To thus seek to injure a man who is in full possession of all his faculties is a great sin; but such a course toward a man who is blind, and who should be treated in such a manner as to cause him to feel his loss of sight as little as possible, is a sin of far greater magnitude. Had you been a man of fine feelings, or a Christian, as you profess to be, you could not have abused him as you did. But Brother D has a Friend in heaven who has pleaded his cause for him and strengthened him to grasp God's promises anew. When Brother D was crazed with his great grief and the treatment he had received, he acted like an insane man. This was used against him as evidence that he had a wrong spirit. But the all-seeing Judge weighs motives, and He will reward as the works have been.

You, Brother A B, have been puffed up with vain conceit and have felt yourself competent for any task. You have renounced the Testimonies of the Spirit of God; and if you had your own way, would cast everything in a new mold. How hard it is for you to see things in a just light when duty leads in one direction and inclination in another. Your ideas of the character of Christ, and of the necessary preparation for the life to come, are narrow and perverted.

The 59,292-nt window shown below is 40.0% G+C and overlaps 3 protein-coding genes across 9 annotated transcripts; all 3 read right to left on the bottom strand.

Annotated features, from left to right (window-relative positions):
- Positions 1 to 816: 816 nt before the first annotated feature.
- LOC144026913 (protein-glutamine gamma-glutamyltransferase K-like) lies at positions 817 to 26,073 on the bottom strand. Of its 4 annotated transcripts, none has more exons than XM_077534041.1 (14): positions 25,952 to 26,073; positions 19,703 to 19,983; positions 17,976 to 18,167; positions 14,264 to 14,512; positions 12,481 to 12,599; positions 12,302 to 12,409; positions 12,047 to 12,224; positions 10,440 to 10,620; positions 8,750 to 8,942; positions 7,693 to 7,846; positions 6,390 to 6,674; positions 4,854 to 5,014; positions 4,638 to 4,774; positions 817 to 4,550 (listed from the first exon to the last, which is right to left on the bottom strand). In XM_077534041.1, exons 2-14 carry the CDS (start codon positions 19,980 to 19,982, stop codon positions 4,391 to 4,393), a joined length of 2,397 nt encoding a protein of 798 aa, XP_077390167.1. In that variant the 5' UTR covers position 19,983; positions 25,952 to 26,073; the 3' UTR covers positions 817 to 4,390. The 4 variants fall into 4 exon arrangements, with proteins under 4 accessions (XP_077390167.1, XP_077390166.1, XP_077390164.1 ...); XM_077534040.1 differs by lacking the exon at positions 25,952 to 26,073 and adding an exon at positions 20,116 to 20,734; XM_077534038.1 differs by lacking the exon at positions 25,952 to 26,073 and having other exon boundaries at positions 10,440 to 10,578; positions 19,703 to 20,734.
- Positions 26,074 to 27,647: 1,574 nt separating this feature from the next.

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I was shown that the brothers B and their families are descending lower and lower. "Clouds they are without water, carried about of winds; trees whose fruit withereth, without fruit;" and if they continue in the course they have been pursuing, they will finally be "twice dead, plucked up by the roots." In leaning to their own understanding, they have gone down to the point where they have no practical godliness, no heaven, no God as theirs.

If God's people were all connected with Him, they would discern the limited capacities of these men, their prejudices, envy, jealousy, and self-confidence. The objections which their wicked hearts may raise against the Testimonies of the Spirit of God, will not, in the providence of God, be removed. They may stumble and fall upon questions of their own originating. But God's people should see that their proud hearts have never been humbled, and their high looks have never been brought low. The Bible is clear upon all points which relate to Christian duty. All who do the will of God shall know of the doctrine. But these persons are seeking light from their own tapers and not from the Sun of Righteousness.